1. African Shrike-Flycatcher

Also called the red-eyed shrike-flycatcher, an African shrike-flycatcher is a gorgeous species of bird in the family Vangidae, usually spotted in forests and on forest edges resting upright on branches wiggling its tail from side to side. It resembles the heaviest flycatcher with a large hooked bill, a big head, and a relatively short tail plus a large body.

Males have white underparts and black above with a red eye plus a white rump patch. Females are white below with black stripes and have reddish-brown upper parts. It’s confused with a Black-and-white shrike-flycatcher but, it has a white throat and no crest, and females are speckled below. It can be spotted on nature walks in the Kanyanchu area.

  1. Blue-Shouldered Robin-Chat

A blue-shouldered robin-chat is a colorful species of bird in the family Muscicapidae commonly spotted in humid forests. It has a striking head pattern with a black cap and cheek, a white eyebrow, and an orange throat. Its shoulders have a pale blue patch that can be largely unnoticed.

Its tail has a dark centre and broad orange sides. It’s identical to a White-browed robin chat but, separated by its blue shoulder. The Blue-shouldered robin chat can be spotted while on a guided nature walk in the Kanyanchu area.

  1. Black-Capped Waxbill

A black-capped waxbill is a colorful common species of estrildid finch. This lovely waxbill is grey, black-crowned, and white, with red highlights. It has a vivid red rump, so visible while in flight. They’re commonly spotted in grassy areas but, are also possible within forest edges, and woodlands, especially in flocks.

Though a little similar to the Black-headed and Kandt’s waxbills, they’re paler and greyer with a white rather than black under tail.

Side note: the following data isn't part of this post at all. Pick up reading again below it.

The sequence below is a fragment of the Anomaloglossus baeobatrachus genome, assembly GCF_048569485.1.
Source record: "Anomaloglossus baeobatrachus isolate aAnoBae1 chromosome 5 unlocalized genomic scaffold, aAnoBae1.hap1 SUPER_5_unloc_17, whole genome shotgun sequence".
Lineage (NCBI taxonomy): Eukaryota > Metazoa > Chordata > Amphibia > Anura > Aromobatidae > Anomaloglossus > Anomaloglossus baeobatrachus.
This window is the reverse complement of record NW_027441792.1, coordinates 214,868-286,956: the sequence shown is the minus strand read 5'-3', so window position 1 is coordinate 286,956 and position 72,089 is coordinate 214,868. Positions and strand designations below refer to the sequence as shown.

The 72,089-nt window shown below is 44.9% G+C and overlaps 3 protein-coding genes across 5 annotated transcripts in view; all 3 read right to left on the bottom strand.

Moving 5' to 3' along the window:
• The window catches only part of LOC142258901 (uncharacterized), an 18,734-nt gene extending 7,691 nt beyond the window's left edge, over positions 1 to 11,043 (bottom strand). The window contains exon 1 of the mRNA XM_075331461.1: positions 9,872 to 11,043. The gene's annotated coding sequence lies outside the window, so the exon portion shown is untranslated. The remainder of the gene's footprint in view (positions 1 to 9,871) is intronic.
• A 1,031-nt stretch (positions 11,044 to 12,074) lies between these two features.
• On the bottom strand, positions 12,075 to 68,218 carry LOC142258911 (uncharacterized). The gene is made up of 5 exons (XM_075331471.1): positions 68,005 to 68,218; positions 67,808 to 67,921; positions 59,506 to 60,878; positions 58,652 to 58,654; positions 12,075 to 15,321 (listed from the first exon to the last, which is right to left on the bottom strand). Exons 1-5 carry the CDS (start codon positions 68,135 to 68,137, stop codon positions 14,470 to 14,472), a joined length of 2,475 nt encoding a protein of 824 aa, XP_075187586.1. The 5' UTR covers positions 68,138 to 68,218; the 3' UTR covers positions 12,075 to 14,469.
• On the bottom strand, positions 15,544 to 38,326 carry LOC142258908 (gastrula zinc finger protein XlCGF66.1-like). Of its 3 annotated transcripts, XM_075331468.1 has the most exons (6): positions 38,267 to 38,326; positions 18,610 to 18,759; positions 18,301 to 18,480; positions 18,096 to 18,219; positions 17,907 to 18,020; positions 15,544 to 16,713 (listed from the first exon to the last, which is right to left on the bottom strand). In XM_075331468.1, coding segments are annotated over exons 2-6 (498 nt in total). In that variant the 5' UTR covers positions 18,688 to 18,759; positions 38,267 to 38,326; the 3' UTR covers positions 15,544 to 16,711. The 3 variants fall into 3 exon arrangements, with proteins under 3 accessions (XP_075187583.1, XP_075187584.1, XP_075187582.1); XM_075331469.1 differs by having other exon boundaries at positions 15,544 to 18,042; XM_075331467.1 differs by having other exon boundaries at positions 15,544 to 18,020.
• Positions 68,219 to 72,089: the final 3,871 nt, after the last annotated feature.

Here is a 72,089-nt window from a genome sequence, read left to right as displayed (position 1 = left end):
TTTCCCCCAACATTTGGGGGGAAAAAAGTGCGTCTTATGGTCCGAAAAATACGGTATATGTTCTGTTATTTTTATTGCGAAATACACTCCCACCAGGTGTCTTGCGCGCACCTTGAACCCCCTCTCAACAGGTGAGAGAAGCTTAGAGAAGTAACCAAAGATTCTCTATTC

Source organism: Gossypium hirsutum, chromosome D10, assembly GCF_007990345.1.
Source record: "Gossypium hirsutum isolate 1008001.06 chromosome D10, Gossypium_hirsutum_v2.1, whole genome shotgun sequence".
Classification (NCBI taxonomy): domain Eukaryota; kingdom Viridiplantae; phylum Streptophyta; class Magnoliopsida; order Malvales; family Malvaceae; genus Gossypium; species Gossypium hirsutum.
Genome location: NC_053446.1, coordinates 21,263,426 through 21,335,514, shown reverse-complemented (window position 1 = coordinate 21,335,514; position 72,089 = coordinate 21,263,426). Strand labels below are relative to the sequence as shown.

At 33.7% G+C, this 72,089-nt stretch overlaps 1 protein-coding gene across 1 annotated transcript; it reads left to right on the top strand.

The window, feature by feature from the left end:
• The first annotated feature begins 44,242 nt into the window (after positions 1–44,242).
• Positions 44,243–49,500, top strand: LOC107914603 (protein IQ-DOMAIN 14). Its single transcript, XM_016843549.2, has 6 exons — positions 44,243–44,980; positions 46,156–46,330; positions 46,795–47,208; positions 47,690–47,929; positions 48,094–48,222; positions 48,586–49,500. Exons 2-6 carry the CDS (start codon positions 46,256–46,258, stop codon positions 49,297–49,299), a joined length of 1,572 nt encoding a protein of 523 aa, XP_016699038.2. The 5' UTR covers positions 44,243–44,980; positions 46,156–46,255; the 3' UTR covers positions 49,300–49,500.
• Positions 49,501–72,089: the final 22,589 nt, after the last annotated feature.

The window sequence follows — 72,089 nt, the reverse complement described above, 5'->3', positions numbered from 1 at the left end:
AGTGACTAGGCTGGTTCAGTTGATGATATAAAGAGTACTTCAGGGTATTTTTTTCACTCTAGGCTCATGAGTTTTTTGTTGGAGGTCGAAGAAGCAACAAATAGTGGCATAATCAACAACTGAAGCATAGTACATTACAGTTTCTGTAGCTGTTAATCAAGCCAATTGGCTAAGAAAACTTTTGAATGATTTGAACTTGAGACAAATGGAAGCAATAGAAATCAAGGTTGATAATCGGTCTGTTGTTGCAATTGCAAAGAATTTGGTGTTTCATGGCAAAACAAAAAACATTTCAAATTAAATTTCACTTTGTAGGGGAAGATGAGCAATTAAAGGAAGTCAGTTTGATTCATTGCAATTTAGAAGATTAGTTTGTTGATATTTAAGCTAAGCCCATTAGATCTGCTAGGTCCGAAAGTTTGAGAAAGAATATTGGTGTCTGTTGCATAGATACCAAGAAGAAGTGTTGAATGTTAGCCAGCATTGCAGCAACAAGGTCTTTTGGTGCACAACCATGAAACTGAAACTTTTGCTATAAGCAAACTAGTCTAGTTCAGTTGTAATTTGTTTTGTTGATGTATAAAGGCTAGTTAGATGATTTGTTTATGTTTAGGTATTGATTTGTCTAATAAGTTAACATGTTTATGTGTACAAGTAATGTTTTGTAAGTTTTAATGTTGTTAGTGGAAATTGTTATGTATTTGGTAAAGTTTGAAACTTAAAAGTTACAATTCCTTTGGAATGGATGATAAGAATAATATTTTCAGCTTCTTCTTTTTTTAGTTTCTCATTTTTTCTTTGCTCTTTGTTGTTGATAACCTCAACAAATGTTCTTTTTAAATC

1. Blue-Throated Roller

A blue-throated roller is an eye-catching large-headed and thick-necked species of roller in the family Coraciidae. This beautiful bird is commonly spotted on tops of trees overlooking clearings. It has chestnut plumage, a blue throat patch, a vivid yellow bill, plus a blue tail and purplish blue wings.

It’s more similar to the Broad-billed roller however, it has a blue throat patch and more chestnut plumage. Juveniles have bluish on their underparts. It can be spotted on nature walks in the Kanyanchu area.

  1. Slender-Billed Weaver

A slender-billed weaver is a beautiful small yellow weaver with an odd long and slender bill. While breeding, males have a clean black face mask and yellow underparts but, females have a clean, pale-yellow head, unlike other weavers.

It’s commonly found in wetlands like swamps and marches, usually in pairs or mall groups and sometimes socialises with other weavers.  It’s confused with the little weaver, however, found in altered habitats, and has a much longer bill. It can be spotted in the nearby Bigodi Wetland Sanctuary.

  1. Zebra Waxbill

Also called the orange-breasted waxbill, the zebra waxbill is a spectacular tiny short-tailed sparrow-like bird. It has a reddish iris, orange breast, red bill and dark olive-green plumage. Males have a red rump, dark bars on the whitish flank and a red eyebrow stripe while females are duller and smaller than males and lack the male’s red eyebrow.

They’re found mostly in wetlands, often in small flocks. Slightly like the Quailfinch but, have yellow underparts and a red rump. They can be spotted while on a boardwalk in Bigodi Wetland Sanctuary.